The UK Kidney Association (UKKA) Disparities Report looks at age, sex, ethnicity, and social and economic factors among people with kidney failure.
We believe in sharing important data about kidney disease in the UK, especially when it increases awareness that kidney health is strongly influenced by people's backgrounds.
A 2018 document published by Kidney Research UK, written by UKKA members and staff, highlighted how kidney disease is more likely, progresses faster, and is associated with earlier death amongst people from more deprived backgrounds. It also progresses faster in people from Black, Asian and UK minority ethnic populations, who are also less likely to receive a transplant. Women are more likely to get kidney disease, but men are more likely to start dialysis. Older people are less likely to receive a transplant.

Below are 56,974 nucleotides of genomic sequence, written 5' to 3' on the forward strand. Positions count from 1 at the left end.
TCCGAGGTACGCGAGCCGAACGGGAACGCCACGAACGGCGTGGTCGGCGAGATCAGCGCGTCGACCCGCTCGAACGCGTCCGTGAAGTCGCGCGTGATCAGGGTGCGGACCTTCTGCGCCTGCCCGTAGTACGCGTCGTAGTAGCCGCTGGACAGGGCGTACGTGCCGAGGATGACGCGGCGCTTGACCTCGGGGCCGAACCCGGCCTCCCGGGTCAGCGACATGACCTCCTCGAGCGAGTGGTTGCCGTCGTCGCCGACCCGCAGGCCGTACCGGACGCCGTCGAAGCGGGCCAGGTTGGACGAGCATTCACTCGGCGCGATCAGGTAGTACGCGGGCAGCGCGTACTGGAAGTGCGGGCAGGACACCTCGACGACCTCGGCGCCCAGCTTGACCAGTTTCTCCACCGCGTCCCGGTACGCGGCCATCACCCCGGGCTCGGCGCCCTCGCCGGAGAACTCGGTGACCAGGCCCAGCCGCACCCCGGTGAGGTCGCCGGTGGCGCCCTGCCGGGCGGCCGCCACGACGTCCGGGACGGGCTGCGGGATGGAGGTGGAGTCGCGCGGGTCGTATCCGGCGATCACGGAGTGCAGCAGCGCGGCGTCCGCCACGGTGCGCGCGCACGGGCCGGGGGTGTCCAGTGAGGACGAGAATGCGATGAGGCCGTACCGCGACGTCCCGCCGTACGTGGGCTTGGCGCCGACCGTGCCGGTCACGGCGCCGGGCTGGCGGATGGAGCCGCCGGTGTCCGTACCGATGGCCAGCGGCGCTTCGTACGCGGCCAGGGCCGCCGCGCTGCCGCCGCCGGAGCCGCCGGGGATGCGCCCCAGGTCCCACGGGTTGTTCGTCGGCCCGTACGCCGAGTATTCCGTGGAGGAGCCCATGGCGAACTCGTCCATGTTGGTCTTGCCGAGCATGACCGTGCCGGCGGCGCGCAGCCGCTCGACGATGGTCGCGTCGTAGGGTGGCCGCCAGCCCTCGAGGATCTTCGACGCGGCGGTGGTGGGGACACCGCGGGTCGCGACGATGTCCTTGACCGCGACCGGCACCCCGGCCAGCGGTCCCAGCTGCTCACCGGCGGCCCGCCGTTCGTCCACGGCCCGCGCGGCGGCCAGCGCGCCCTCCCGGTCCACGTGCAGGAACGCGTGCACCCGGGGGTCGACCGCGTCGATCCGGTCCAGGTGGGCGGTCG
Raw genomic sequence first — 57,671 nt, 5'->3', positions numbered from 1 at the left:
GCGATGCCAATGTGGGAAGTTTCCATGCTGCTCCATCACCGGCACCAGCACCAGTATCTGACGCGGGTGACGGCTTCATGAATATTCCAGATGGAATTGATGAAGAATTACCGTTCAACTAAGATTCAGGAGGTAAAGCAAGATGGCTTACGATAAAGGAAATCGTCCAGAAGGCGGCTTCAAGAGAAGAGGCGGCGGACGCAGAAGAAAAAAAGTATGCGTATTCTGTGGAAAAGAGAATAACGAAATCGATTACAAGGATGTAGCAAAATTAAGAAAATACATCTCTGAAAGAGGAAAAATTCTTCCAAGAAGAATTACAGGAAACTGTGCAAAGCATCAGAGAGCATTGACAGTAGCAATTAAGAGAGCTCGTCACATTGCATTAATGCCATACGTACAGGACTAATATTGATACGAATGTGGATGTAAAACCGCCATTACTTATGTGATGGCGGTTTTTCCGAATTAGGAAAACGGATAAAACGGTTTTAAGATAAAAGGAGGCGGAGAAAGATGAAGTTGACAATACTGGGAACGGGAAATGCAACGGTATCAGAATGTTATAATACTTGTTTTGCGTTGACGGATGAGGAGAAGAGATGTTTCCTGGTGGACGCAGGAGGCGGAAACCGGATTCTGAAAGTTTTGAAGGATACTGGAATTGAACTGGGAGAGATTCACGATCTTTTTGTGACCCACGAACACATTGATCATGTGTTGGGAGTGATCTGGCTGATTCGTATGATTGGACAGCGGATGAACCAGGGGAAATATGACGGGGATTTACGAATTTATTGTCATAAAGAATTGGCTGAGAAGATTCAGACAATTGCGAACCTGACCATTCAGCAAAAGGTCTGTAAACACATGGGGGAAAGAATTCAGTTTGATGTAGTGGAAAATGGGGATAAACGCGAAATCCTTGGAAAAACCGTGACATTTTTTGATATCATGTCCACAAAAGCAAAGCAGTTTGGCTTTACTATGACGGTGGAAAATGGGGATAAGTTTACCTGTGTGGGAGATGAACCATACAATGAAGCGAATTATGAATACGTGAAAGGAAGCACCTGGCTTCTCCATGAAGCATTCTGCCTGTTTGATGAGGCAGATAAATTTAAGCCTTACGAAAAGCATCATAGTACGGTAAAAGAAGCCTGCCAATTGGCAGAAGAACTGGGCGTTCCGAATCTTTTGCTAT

Organisations like the UKKA were advised in the report to make reporting and analysis of inequalities in kidney care part of their role and so we continue to do so.
Reporting of these disparities is the purpose of this document. We use the term ‘disparities’ as opposed to ‘inequalities’ for this report because it only looks at differences in the care and outcomes of patient groups. We are not able to provide insight on whether care and outcomes would be equal or fair, if all differences between the groups were considered.